A robot is added to the CAD/CAM operation. A grant of $250,000 from NSF directed by Dr. Thomas R. Faucett, professor of mechanical engineering, will aid in developing the full capabilities of the CAD/CAM system.
The UMR Computer Science department is ranked in the top 8% of the United States and Dr. Arlan DeKock is chairman. David Dearth is the director of the Computer Center and Otho R. Plummer is Director of Computing and Information Systems.
[Stated in UM--Rolla: a history of MSM/UMR; by Christensen, Lawrence O. and Jack B. Ridley, 1983 but no specific source for the department ranking was cited.]
|The Stonehenge in Rolla, a partial reconstruction of Stonehenge, the ancient megalith located on Salisbury Plain 75 miles Southwest of London, is dedicated on June 20, 1984 (summer solstice), at the site of the northwest edge of campus (14th Street and Bishop Avenue). Prior to its construction, key university faculty and staff involved in the project noted the megalith's pre-figuring role as a computer. Dr. Joseph Senne, then chairman of the University of Missouri-Rolla civil engineering department, and an astronomer, said,
"The people who constructed it stored a great deal of knowledge about the sun and moon in it. It could be used to predict seasonal changes, eclipses and moon phases, making it a sophisticated computer for the ages."Similarly, Joseph D. Wollard, UMR executive director of administrative services and chairman of the UMR-Stonehenge committee, remarked on the location of the Rolla replica of Stonehenge:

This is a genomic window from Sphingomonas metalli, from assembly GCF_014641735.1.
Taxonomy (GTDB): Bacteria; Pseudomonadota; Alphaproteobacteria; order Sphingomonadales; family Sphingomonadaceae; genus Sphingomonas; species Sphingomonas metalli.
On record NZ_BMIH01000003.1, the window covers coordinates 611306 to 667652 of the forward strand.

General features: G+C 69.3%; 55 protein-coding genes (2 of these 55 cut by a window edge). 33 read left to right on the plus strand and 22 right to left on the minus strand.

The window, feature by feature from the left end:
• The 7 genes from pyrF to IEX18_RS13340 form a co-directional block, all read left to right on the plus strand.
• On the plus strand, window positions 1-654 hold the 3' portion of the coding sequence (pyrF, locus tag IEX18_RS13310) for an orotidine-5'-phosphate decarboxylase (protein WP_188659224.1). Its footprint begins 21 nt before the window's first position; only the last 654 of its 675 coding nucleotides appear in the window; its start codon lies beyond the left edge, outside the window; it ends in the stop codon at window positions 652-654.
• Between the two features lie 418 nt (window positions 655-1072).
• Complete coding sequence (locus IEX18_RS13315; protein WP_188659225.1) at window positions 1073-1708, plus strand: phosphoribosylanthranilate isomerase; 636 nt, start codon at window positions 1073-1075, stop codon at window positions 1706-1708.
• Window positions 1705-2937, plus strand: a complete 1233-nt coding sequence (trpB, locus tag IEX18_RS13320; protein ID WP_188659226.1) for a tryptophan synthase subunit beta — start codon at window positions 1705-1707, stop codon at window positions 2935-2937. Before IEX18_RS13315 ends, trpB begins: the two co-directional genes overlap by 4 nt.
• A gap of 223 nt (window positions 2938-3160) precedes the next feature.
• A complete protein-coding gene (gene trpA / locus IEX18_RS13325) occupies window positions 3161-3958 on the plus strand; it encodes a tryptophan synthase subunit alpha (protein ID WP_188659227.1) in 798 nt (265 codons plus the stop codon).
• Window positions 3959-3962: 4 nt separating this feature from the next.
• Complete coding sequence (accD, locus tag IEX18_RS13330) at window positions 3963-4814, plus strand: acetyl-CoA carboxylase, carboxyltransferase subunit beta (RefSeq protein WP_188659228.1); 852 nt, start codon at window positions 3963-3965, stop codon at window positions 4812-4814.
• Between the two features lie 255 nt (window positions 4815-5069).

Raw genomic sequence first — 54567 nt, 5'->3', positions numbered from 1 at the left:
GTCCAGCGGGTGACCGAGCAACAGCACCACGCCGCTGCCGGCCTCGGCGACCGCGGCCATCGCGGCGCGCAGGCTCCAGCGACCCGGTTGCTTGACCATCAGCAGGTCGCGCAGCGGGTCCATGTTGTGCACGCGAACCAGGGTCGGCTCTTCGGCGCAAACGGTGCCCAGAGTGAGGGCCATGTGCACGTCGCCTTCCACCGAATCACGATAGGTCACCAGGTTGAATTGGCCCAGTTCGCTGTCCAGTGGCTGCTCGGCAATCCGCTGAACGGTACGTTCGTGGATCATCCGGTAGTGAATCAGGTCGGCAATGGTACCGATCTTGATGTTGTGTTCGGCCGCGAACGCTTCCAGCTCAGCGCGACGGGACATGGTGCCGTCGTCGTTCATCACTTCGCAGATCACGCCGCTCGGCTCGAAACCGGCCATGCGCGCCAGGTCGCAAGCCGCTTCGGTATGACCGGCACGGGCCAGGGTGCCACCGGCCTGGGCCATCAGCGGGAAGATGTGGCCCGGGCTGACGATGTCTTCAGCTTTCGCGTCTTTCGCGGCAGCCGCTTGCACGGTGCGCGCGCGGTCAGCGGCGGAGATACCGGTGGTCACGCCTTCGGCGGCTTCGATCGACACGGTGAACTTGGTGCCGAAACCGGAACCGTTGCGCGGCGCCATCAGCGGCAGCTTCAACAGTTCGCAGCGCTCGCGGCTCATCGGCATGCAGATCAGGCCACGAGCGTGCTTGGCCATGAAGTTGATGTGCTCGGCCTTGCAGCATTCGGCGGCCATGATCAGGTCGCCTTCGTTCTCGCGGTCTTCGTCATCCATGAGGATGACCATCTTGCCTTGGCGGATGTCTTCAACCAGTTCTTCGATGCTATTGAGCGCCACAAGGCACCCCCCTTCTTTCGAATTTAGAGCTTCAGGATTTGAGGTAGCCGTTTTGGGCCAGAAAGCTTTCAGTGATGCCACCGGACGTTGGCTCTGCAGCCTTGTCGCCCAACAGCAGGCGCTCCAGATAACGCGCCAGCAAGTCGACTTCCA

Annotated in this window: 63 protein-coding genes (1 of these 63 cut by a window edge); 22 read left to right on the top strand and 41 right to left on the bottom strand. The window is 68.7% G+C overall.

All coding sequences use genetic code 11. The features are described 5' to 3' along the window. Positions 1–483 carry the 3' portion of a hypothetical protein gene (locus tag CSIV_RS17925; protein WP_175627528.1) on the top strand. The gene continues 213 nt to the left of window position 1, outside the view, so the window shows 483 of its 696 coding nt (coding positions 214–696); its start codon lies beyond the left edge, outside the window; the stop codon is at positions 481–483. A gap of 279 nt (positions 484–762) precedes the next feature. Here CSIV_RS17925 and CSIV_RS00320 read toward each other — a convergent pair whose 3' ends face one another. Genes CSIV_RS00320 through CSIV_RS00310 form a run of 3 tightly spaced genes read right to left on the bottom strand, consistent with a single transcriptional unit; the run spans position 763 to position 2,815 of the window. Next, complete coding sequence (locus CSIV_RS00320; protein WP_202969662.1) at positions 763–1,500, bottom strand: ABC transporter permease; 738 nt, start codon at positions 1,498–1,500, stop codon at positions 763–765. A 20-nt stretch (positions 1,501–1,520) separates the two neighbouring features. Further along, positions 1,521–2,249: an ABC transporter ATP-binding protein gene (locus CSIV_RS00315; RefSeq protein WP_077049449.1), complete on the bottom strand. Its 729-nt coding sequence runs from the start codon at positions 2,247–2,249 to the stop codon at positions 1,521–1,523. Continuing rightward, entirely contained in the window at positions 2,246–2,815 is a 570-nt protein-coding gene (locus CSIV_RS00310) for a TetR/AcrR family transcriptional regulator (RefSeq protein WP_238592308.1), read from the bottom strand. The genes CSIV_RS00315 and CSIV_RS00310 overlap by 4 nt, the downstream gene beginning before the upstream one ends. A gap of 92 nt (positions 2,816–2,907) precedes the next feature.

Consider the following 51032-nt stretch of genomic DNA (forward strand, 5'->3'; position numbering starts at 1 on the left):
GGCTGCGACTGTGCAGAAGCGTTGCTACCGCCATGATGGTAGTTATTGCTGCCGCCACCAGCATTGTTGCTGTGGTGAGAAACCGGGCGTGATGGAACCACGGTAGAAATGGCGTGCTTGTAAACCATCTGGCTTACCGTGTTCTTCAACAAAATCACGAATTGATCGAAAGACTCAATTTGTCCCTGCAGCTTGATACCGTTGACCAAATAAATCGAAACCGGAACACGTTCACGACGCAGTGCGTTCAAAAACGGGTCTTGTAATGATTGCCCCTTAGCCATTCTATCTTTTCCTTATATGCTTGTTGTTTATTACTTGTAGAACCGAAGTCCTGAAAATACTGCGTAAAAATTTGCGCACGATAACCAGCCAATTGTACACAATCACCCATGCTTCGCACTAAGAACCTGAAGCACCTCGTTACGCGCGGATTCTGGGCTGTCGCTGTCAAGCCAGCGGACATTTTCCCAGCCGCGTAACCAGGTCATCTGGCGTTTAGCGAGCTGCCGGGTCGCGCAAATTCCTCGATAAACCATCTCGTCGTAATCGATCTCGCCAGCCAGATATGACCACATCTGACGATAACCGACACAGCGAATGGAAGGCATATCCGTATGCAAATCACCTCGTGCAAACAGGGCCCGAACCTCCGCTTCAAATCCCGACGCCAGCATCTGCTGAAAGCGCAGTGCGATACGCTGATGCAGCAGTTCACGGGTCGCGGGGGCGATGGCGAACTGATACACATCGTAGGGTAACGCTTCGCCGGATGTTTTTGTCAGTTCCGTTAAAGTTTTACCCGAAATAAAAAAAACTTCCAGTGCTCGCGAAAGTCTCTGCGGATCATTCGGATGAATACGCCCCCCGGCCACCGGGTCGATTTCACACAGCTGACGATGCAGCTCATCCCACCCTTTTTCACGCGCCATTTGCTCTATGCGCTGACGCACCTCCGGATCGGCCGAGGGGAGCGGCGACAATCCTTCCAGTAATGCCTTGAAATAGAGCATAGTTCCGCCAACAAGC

"It will place a simulation of an ancient computer in close proximity to UMR's modern computer facilities in the Mathematics-Computer Science Building. Given UM-Rolla's emphasis on engineering and the sciences it was felt that a monument such as UMR-Stonehenge would be a particularly appropri- ate and valuable addition to campus.
|Dr. George Zobrist becomes chair of the Computer Science Department and serves in this capacity until 1999. He inaugurates the Computer Science Advisory Board, a group of people from multiple industries who provide advice to the department. Advisory Board members serve at the invitation of the chair, and there are no fixed terms. The board is comprised of both alumni and those who are not.|
Dr. Daniel St. Clair is named chair of the computer science Department, a position he held until his death in 2005. St. Clair earned his Ph.D. in mathematics with a concentration in computer science in 1975 from Missouri S&T, then known as UMR, and joined the faculty in 1978 as an assistant professor of computer science. His research interests were in the areas of machine intelligence, data mining, neural networks, and databases. He also conducted research in automated detection and evaluation of rail defects, nondestructive evaluation of aerospace structures , and intelligent intruder etection in computer networks.
The Academy of Computer Science is founded during Dr. St. Clair's chairmanship. He also initiates the first endowed Professorship in the Computer Science Department, which was later named in his honor.
Dr. Ali Hurson becomes Chair of the computer science department in January 2008, and serves through 2012. Hurson is the first Ph.D. graduate from the University of Central Florida (1980) and the first recipient of a Ph.D. in computer science from the state of Florida. His research has focused on the design and analysis of computerarchitectures, multidatabases, application of mobile agent technology, mobile databases, mobile and pervasive computing and global information sharing environments.